Lake Dunlap dam
The Guadalupe-Blanco River Authority (GBRA) and property owners reached a temporary agreement for four lakes on the Guadalupe River not to be drained on the condition that people and boats are prohibited from lake access.

GBRA officials had planned to begin lowering lakes McQueeney, Placid, Meadow, and Gonzales by 12 feet on September 16, but a court-ordered injunction stayed that action.

The agreement will be in place for up to 12 months while an appointed three-member panel decides the lakes' future use. Each party will select a panel member, and those two members will choose a third member to serve on the panel.

After spillgates failed on two of the GBRA's dams on lakes Dunlap and Wood, the agency announced its plan to drain the four other lakes for safety precautions. Property owners opposed the measure and claimed it would negatively impact their property values and quality of life.
Weatherford College plans workforce building to start construction in 2020
Weatherford College
Weatherford College trustees are discussing plans to construct a 40,000-square-foot workforce building.

The three-story center would provide space for the community college's programs in information technology, computer science, computer-aided drafting, robotics, computer numerical control machining, and cosmetology. It also would contain areas for Corporate College, Texas Workforce Solutions, and workforce continuing education offices.

Trustees are exploring financing options that could include issuing a revenue bond supported by student tuition.

Total project costs are estimated at $8.8 million, and construction would be scheduled to start in mid-2020 and be finish in December 2021.
CapMetro prepares solicitation for new back-end fare collection system
As part of its ongoing fare strategy roadmap, CapMetro is expected to solicit proposals for a new back-end account-based fare collection system to leverage its onboard validators and ticket vending machines (TVMs).

CapMetro will seek the development of a system that will integrate with TVMs that are part of a contract awarded in March. An award for Bus Onboard Validators (ONBVs) is expected in late 2019.

This fare collection component of CapMetro's Project Connect plan is projected to cost $18 million to $20 million. Procurement and selection of the system is scheduled for winter 2020-2021.
Hotel purchase, demolition catalyst for Pine Street revitalization efforts
Civic Plaza Hotel
Abilene Improvement Corporation (AIC) members finalized the purchase of the Civic Plaza Hotel as part of the city's plan to revitalize the Pine Street area.

The city also contributed more than $1 million to the purchase that is part of a long-range plan to revitalize downtown Abilene.

Plans for the newly acquired property are to demolish the closed hotel and create a synergistic development with retail stores, restaurants and other businesses. The site is across the street from where a new $66 million hotel is planned.
Jacksonville council approves firm for design of public safety building
Jacksonville City Council recently authorized an architectural firm to develop the design for a 28,000-square-foot public safety building that will serve as the new headquarters for fire, police, and emergency response teams.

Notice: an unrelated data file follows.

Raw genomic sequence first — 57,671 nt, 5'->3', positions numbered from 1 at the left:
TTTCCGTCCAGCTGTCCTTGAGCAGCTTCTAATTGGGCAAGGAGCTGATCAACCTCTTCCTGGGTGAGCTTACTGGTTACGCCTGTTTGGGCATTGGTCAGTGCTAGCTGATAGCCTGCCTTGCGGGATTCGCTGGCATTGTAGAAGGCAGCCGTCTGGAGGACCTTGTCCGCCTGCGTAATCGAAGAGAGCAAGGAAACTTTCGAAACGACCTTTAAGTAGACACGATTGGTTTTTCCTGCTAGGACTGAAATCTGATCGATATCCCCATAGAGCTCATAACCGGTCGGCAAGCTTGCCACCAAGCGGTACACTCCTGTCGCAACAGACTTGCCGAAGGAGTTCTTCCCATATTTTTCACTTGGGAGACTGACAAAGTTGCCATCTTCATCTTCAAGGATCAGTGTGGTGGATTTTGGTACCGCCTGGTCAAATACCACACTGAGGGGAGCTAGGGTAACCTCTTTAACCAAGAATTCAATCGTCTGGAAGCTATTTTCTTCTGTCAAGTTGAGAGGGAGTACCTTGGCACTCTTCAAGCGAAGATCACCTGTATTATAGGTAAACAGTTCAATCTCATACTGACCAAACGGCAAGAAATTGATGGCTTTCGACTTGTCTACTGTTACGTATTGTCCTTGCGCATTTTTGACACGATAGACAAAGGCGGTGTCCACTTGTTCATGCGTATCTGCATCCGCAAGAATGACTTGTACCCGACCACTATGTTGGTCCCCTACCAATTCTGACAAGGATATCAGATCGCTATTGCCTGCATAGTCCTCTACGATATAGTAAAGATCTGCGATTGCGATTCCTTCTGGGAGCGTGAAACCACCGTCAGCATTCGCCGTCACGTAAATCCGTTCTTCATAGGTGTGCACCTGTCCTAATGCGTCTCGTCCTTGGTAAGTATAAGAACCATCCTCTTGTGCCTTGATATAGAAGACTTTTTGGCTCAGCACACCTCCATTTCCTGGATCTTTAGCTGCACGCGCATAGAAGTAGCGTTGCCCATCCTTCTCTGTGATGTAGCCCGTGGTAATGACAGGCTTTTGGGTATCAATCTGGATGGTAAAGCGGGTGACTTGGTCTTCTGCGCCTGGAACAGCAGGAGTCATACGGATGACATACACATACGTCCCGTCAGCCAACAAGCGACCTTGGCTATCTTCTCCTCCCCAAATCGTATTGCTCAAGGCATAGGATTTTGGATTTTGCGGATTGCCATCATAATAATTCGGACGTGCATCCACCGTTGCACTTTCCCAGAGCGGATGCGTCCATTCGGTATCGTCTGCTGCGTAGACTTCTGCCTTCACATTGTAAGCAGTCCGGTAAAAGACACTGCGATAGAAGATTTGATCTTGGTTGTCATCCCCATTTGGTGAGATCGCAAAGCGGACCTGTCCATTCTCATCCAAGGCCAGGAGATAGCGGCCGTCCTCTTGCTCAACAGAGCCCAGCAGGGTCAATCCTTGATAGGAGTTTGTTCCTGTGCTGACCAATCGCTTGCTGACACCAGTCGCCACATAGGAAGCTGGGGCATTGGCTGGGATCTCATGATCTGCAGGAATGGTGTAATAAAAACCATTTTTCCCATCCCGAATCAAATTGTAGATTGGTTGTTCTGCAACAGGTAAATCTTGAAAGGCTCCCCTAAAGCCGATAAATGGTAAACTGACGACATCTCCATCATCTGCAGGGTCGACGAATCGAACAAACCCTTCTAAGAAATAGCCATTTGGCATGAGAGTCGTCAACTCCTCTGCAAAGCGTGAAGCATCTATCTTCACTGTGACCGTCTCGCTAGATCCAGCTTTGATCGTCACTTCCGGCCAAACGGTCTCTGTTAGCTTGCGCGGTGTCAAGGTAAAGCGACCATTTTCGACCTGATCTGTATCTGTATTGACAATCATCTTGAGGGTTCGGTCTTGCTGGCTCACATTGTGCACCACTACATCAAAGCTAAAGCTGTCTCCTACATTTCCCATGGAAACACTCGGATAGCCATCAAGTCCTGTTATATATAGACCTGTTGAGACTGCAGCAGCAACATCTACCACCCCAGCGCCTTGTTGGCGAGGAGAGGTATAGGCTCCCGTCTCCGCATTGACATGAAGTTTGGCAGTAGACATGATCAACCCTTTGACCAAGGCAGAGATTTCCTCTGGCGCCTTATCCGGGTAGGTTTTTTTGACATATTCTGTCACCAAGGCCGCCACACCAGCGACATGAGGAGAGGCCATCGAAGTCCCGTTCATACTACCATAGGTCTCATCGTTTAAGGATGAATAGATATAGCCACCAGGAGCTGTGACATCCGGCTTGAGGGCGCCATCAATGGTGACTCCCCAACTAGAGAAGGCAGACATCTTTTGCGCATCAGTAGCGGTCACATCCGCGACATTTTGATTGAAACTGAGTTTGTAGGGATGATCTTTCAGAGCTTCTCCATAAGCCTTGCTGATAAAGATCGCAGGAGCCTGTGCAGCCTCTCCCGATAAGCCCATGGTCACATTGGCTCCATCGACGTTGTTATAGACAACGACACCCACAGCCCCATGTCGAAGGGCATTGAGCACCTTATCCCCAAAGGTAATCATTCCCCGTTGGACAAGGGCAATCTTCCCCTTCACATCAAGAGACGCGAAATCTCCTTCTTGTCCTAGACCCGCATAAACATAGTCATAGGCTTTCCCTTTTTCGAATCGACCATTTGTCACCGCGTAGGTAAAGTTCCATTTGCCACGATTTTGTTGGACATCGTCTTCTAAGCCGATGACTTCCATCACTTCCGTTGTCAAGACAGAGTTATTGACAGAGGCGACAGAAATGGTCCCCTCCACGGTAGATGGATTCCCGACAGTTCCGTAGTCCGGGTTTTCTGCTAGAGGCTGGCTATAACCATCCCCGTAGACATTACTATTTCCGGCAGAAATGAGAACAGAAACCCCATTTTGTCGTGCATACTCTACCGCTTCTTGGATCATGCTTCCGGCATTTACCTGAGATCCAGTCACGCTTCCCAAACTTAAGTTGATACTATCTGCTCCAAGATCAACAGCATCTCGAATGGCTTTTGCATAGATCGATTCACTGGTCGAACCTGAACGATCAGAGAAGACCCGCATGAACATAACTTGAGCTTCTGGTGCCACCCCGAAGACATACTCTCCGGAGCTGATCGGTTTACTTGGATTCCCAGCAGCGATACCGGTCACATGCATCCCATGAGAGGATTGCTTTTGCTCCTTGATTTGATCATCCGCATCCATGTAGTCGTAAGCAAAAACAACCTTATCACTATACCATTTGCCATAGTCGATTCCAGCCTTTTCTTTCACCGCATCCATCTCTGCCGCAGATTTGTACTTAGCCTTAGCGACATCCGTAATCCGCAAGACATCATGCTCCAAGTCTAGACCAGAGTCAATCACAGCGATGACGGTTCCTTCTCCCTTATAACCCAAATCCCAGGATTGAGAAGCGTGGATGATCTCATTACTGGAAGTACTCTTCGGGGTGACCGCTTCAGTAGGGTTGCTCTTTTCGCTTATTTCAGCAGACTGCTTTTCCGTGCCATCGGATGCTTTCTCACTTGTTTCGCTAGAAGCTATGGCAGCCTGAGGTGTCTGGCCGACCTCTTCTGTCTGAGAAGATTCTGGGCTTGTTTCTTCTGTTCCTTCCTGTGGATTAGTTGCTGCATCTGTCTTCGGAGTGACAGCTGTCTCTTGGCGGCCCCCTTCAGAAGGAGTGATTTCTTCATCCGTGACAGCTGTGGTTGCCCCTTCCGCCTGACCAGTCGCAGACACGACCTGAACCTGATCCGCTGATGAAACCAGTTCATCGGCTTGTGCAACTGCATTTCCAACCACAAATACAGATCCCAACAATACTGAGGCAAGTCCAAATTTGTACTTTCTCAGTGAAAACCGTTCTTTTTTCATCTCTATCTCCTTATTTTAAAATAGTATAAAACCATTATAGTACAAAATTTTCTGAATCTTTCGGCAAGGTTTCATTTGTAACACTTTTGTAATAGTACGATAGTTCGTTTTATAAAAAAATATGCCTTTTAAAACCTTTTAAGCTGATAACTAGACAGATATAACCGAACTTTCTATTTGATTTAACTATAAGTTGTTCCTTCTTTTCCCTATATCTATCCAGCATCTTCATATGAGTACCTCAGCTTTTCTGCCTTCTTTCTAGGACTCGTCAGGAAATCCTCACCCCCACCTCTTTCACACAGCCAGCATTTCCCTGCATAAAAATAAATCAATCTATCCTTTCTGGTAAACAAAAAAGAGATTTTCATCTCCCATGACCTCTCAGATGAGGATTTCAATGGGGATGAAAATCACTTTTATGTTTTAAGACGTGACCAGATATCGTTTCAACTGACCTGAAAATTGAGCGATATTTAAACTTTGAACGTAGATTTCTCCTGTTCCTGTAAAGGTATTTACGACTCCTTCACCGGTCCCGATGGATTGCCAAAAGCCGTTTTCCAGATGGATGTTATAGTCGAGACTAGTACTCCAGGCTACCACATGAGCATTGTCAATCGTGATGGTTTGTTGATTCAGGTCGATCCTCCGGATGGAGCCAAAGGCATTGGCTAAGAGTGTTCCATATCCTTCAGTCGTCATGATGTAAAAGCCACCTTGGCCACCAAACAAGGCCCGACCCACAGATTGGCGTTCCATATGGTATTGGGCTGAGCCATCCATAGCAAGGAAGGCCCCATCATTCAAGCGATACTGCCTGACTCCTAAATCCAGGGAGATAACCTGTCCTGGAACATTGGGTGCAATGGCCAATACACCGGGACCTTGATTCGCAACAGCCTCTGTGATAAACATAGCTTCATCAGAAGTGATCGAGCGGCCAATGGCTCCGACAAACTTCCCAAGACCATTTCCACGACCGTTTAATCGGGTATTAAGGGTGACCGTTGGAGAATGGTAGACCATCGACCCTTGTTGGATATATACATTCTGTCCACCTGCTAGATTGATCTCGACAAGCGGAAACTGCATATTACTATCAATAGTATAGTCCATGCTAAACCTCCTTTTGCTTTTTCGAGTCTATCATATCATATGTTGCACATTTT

The new headquarters would be located on seven acres of city-owned land on South Bolton Street.

City Manager Greg Smith said all of the first responder agencies have outgrown their facilities as they have added personnel and equipment. The new facility also would improve response times and protect equipment. 

Jacksonville officials said the new headquarters is scheduled to be fully operational in 2021 with room for future expansions.
Texas Tech joins other universities, federal agencies to study tornadoes
Project TORUS unmanned aircraft system
The National Oceanic and Atmospheric Administration (NOAA) and the National Science Foundation (NSF) are partnering with universities in tornado-prone states to create more accurate and timely tornado warnings.

Teams from Texas Tech, Nebraska-Lincoln, Oklahoma, and Colorado universities and the Cooperative Institute for Mesoscale Meteorological Studies are working on several projects that will help to better predict and monitor tornadoes.

One such effort is Project TORUS (Targeted Observation by Radars and Unmanned Aircraft Systems of Supercells), which will study wind speed, temperature, humidity, and pressure to learn how small-scale structures within a supercell storm can evolve into tornadoes.
Texas universities lining up to attend upcoming P3 Higher Ed Conference
October 24-25, 2019 / San Diego, California
The P3 Higher Education Summit program presents a series of keynotes, case studies, panels, workshops, and diverse networking opportunities designed for attendees to deepen their understanding on alternative project models, innovations in project delivery, the value proposition of public-private partnerships (P3s), and the role they can play in the delivery of essential campus infrastructure.

This year's Summit will be from October 24-25 at the Manchester Grand Hyatt, 1 Market Place, in San Diego, California. Early check-in is available October 23.